Syrian President Bashar Assad has condemned Turkey’s leader Recep Tayyip Erdogan as a “thief” as he made his first visit to areas in Idlib province recently retaken by Syrian government forces from Turkey-backed rebels.
Syrian state media showed images of Mr Assad standing among Syrian soldiers in what the report said was strategic southern Idlib territory.
The media quoted him as calling Mr Erdogan a “thief who robbed factories, wheat and fuel and is today stealing territory” — apparently referring to Turkey’s invasion this month into north-eastern Syria to push out Syrian Kurdish fighters.
Turkey has also carried out other incursions into Syria and controls territory east of Idlib.
It also has observation points inside Idlib, negotiated with Russia, to monitor a ceasefire between the government and opposition fighters and jihadi groups.
Mr Erdogan said on Tuesday that up to 1,300 Syrian Kurdish fighters have yet to vacate the north-eastern Syrian area invaded by Ankara, hours before the five-day ceasefire is set to expire.
He said up to 800 Syrian Kurdish fighters have already left under the deal that brought the pause in fighting following Turkey’s incursion, and renewed threats to resume the offensive if all the Syrian Kurds do not depart before the deadline runs out.
The Turkish leader spoke to reporters before travelling to Russia for a high-stakes meeting with Russian President Vladimir Putin.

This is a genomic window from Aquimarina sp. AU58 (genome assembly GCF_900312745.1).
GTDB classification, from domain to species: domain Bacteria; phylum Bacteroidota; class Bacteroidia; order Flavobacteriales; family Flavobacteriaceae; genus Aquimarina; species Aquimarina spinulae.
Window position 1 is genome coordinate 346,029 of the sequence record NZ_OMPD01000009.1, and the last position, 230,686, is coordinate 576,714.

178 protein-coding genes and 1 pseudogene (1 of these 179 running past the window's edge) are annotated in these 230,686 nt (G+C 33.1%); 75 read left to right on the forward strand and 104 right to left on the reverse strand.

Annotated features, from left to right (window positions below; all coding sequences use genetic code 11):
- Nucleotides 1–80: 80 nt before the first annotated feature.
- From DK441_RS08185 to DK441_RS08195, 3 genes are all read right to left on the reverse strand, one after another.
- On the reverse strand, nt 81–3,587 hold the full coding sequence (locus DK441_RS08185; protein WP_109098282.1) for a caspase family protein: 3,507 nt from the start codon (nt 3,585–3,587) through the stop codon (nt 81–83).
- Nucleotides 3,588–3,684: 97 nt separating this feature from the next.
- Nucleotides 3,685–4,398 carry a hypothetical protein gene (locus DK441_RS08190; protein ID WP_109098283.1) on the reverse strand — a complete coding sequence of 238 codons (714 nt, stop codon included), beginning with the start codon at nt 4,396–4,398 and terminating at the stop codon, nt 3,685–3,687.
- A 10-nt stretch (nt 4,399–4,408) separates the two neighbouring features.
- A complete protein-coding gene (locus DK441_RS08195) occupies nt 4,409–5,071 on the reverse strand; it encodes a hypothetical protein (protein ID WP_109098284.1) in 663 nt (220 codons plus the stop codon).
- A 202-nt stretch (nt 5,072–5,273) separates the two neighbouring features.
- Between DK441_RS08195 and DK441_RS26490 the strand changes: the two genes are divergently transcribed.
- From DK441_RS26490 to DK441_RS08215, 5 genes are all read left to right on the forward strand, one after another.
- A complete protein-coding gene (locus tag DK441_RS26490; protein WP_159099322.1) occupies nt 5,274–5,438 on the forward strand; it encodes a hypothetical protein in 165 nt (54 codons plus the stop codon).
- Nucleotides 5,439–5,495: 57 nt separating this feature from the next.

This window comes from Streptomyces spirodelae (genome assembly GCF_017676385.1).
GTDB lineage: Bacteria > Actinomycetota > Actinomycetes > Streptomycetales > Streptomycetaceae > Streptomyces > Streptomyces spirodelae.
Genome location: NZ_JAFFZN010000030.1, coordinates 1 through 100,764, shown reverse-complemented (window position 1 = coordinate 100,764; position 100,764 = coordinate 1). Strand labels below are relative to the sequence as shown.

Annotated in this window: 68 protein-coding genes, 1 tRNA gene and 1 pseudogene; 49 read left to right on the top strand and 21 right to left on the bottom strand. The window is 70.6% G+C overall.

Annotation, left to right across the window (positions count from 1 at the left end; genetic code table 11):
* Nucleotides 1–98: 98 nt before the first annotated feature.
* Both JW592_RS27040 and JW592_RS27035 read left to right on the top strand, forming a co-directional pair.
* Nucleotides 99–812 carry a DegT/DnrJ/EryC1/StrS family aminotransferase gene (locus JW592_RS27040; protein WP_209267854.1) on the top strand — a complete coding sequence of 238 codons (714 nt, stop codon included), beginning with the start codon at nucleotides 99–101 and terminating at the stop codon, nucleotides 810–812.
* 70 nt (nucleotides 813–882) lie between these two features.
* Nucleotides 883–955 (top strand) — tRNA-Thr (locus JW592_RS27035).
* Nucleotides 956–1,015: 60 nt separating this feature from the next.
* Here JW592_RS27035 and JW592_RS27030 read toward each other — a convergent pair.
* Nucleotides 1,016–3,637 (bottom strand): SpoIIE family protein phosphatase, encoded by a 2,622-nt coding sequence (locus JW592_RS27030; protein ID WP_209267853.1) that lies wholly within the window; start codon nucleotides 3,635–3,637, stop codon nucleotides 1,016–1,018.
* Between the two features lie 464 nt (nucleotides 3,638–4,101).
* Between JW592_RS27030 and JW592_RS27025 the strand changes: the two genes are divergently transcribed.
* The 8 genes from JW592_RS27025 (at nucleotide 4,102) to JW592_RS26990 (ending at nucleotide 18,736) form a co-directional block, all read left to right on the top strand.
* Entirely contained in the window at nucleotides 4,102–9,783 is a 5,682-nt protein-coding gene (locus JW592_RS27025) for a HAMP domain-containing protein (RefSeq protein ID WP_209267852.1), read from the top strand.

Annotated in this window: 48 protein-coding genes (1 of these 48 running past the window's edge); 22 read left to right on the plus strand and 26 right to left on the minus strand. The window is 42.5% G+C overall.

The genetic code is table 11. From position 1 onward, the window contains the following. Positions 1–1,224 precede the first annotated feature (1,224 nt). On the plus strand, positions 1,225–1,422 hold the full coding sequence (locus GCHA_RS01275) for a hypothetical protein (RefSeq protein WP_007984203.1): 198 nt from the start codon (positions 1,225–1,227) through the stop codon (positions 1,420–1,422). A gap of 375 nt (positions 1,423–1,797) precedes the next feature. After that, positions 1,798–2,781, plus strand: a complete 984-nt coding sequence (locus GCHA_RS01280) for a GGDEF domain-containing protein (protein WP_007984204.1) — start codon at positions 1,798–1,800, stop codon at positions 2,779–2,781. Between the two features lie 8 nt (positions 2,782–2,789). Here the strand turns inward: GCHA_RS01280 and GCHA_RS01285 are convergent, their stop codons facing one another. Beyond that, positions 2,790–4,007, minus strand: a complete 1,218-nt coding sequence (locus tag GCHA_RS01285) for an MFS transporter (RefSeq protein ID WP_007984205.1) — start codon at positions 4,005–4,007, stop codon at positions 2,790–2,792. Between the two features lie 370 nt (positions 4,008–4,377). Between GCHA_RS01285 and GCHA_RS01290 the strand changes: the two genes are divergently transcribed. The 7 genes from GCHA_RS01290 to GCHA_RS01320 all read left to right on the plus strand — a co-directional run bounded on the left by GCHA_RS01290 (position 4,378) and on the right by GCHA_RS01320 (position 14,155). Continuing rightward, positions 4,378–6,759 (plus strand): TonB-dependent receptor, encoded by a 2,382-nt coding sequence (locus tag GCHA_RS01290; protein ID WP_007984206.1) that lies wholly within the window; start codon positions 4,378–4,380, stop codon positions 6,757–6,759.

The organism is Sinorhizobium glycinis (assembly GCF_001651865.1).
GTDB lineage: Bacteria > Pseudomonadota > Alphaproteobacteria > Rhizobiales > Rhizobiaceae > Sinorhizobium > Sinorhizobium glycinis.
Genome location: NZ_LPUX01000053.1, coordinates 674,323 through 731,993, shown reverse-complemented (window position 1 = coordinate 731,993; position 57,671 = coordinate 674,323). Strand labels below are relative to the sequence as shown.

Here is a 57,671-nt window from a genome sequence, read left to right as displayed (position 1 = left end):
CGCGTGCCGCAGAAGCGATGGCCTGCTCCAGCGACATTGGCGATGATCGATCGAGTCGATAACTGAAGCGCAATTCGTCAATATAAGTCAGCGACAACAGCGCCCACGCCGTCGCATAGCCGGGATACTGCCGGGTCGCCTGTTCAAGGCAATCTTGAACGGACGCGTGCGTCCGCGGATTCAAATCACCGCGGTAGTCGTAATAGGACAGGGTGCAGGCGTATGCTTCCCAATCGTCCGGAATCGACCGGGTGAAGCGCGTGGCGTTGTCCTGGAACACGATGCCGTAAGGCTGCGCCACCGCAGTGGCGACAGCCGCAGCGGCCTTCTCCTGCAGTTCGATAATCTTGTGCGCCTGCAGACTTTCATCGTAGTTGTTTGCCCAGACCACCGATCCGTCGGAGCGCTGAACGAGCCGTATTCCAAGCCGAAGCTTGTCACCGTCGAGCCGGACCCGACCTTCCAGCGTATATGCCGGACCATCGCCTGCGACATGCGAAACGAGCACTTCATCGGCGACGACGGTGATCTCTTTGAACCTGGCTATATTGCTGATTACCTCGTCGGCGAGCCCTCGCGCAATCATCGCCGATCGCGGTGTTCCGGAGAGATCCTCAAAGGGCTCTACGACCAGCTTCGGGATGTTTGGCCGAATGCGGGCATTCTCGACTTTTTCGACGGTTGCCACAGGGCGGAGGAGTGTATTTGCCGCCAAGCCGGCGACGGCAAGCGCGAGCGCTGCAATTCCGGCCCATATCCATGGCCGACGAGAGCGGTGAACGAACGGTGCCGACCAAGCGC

The pullout occurred under the terms of a US-brokered deal for a 120-hour pause in fighting to allow Syrian Kurdish fighters to leave areas Turkey controls.
Ankara launched the operation into northern Syria on October 9, saying it aimed to push out Syrian Kurdish fighters it considers terrorists and an extension of a Kurdish insurgency in Turkey.
The move came days after President Donald Trump suddenly announced he was pulling American forces out of the area, essentially abandoning Kurdish allies in the battle against the so-called Islamic State group and paving the way for the incursion Turkey had long promised to carry out.
Turkey wants to establish what it calls a “safe zone” extending more than 250 miles along the Turkish-Syrian border and about 19 miles inside Syria, where it plans to resettle about two million of the roughly 3.6 million Syrian refugees living in Turkey.
“If America does not keep to its promises, our offensive will continue from where it left off, with a much greater determination,” Mr Erdogan said.
“There is no place for the (Kurdish fighters) in Syria’s future. We hope that with Russia’s co-operation, we will rid the region of separatist terror.”
Mr Erdogan and Mr Putin are meeting in Sochi for talks expected to focus on border areas held by Syrian government forces.